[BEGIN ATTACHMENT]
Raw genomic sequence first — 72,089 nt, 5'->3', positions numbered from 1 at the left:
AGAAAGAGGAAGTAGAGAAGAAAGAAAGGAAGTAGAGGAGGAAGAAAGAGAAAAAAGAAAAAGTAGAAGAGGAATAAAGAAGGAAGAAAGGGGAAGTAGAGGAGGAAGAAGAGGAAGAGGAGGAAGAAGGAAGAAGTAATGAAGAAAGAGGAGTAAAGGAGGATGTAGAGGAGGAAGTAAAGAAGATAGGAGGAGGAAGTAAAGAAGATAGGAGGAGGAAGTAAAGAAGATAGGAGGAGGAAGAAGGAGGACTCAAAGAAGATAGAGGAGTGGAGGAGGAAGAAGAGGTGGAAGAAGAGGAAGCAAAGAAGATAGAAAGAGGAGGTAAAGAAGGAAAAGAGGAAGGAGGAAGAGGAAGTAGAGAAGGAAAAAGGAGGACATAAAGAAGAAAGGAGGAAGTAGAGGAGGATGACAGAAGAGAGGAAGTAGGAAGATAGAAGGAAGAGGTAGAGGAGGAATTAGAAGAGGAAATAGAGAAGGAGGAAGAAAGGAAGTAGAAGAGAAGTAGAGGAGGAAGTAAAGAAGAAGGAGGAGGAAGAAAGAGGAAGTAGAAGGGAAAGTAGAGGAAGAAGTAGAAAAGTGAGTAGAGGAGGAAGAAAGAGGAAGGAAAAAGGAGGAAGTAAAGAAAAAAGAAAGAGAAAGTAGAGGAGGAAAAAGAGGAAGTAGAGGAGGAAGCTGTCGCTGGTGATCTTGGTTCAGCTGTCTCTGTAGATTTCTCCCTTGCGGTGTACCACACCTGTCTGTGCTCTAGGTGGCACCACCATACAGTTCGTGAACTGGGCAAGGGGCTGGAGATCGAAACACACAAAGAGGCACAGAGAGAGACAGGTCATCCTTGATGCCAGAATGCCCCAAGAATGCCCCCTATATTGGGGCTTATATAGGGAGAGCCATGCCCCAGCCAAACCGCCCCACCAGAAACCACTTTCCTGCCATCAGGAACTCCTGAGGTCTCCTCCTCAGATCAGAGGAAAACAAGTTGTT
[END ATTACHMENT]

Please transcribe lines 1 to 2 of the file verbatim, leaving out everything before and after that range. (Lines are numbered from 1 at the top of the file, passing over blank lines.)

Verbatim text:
Raw genomic sequence first — 72,089 nt, 5'->3', positions numbered from 1 at the left:
AGAAAGAGGAAGTAGAGAAGAAAGAAAGGAAGTAGAGGAGGAAGAAAGAGAAAAAAGAAAAAGTAGAAGAGGAATAAAGAAGGAAGAAAGGGGAAGTAGAGGAGGAAGAAGAGGAAGAGGAGGAAGAAGGAAGAAGTAATGAAGAAAGAGGAGTAAAGGAGGATGTAGAGGAGGAAGTAAAGAAGATAGGAGGAGGAAGTAAAGAAGATAGGAGGAGGAAGTAAAGAAGATAGGAGGAGGAAGAAGGAGGACTCAAAGAAGATAGAGGAGTGGAGGAGGAAGAAGAGGTGGAAGAAGAGGAAGCAAAGAAGATAGAAAGAGGAGGTAAAGAAGGAAAAGAGGAAGGAGGAAGAGGAAGTAGAGAAGGAAAAAGGAGGACATAAAGAAGAAAGGAGGAAGTAGAGGAGGATGACAGAAGAGAGGAAGTAGGAAGATAGAAGGAAGAGGTAGAGGAGGAATTAGAAGAGGAAATAGAGAAGGAGGAAGAAAGGAAGTAGAAGAGAAGTAGAGGAGGAAGTAAAGAAGAAGGAGGAGGAAGAAAGAGGAAGTAGAAGGGAAAGTAGAGGAAGAAGTAGAAAAGTGAGTAGAGGAGGAAGAAAGAGGAAGGAAAAAGGAGGAAGTAAAGAAAAAAGAAAGAGAAAGTAGAGGAGGAAAAAGAGGAAGTAGAGGAGGAAGCTGTCGCTGGTGATCTTGGTTCAGCTGTCTCTGTAGATTTCTCCCTTGCGGTGTACCACACCTGTCTGTGCTCTAGGTGGCACCACCATACAGTTCGTGAACTGGGCAAGGGGCTGGAGATCGAAACACACAAAGAGGCACAGAGAGAGACAGGTCATCCTTGATGCCAGAATGCCCCAAGAATGCCCCCTATATTGGGGCTTATATAGGGAGAGCCATGCCCCAGCCAAACCGCCCCACCAGAAACCACTTTCCTGCCATCAGGAACTCCTGAGGTCTCCTCCTCAGATCAGAGGAAAACAAGTTGTT